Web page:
There are now several reported associations between genetic markers
for the dopaminergic neurotransmitter system and traits related to one
of the "superfactors" of personality, extraversion (novelty-seeking, substance
abuse, and hyperactivity). However, the role of the dopaminergic neurotransmitter
system for the other major "superfactor", neuroticism, which is strongly
associated with internalizing symptoms such as anxiety and depression,
has been less thoroughly investigated. Neuroticism is a quantitatively
distributed trait with a roughly normal distribution, and thus an ideal
candidate for a selected extremes approach.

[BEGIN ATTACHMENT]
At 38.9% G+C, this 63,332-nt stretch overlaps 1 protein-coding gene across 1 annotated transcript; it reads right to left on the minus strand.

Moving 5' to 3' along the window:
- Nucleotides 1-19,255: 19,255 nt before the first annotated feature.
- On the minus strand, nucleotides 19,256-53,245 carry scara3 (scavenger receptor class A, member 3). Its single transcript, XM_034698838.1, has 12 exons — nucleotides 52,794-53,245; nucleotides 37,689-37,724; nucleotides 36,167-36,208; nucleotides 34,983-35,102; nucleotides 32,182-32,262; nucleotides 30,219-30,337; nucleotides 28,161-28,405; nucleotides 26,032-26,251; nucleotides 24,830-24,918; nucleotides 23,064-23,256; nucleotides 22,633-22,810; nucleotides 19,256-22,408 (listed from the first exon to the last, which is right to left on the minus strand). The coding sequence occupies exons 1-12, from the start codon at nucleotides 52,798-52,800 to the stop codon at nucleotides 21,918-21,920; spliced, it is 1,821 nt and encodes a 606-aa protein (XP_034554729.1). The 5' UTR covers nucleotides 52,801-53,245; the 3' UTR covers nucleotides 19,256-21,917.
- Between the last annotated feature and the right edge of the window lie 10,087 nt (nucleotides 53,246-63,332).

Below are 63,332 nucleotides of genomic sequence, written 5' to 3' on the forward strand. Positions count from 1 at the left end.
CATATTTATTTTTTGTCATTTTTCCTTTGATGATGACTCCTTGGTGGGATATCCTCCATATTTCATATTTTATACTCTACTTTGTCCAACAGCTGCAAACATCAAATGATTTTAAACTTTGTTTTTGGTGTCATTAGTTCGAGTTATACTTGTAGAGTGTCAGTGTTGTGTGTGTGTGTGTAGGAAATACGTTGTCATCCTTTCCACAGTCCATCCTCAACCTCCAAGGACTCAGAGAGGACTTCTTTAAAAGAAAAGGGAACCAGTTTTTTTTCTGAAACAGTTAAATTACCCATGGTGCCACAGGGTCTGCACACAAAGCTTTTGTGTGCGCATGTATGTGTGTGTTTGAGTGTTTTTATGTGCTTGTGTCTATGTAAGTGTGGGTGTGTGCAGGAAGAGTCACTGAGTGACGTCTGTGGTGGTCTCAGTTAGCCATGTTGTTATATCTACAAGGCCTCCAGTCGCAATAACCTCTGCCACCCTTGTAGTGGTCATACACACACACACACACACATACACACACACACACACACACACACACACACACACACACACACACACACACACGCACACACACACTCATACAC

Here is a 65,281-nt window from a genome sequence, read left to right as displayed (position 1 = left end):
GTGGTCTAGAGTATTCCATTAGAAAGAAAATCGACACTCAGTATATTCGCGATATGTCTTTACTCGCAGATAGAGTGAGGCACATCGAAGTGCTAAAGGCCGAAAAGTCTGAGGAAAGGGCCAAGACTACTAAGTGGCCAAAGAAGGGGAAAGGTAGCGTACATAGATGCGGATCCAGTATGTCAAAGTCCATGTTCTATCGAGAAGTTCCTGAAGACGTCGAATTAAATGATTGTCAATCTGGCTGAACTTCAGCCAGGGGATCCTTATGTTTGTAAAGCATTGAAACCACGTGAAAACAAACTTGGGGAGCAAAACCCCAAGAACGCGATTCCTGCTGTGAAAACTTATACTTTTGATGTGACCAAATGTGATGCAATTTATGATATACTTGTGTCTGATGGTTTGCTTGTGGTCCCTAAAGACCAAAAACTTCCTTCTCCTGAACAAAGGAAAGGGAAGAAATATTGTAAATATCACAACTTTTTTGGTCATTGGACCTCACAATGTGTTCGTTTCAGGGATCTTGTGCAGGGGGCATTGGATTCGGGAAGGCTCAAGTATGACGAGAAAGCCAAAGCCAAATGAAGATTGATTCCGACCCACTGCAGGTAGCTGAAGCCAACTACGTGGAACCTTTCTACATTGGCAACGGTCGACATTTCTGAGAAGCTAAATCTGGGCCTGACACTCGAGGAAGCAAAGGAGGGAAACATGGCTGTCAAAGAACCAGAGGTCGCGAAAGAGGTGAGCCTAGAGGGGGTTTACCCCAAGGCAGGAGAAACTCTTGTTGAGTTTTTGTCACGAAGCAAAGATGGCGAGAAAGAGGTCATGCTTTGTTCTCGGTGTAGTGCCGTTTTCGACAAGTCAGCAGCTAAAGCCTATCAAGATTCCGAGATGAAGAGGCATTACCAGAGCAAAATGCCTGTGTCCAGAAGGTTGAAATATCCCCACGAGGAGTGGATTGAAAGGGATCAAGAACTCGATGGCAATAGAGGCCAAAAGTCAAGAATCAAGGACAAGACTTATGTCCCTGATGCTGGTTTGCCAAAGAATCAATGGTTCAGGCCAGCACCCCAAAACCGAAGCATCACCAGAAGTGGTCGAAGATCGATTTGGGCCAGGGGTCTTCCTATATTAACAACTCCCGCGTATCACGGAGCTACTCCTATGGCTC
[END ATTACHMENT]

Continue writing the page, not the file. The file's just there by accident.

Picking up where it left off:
We explored the possible role of genes involved in the dopaminergic neurotransmitter system on neuroticism using a selected extremes design. From a sample of 2.085 individuals, each assessed for neuroticism by two independent peers, we selected 52 individuals from the top 5% of scores, and 54 individuals from the bottom 5%. Using selected extreme low subjects as the controls, rather than an unselected control group, gives roughly twice the power of a standard case-control design. No associations were found between neuroticism and polymorphismsin DRD1, DRD2, DRD3, DRD4, and DAT1, using either an allelic or genotypic approach. This suggests that the dopaminergic system may play a greater role in "externalizing" rather than "internalizing" behaviors and personality traits.
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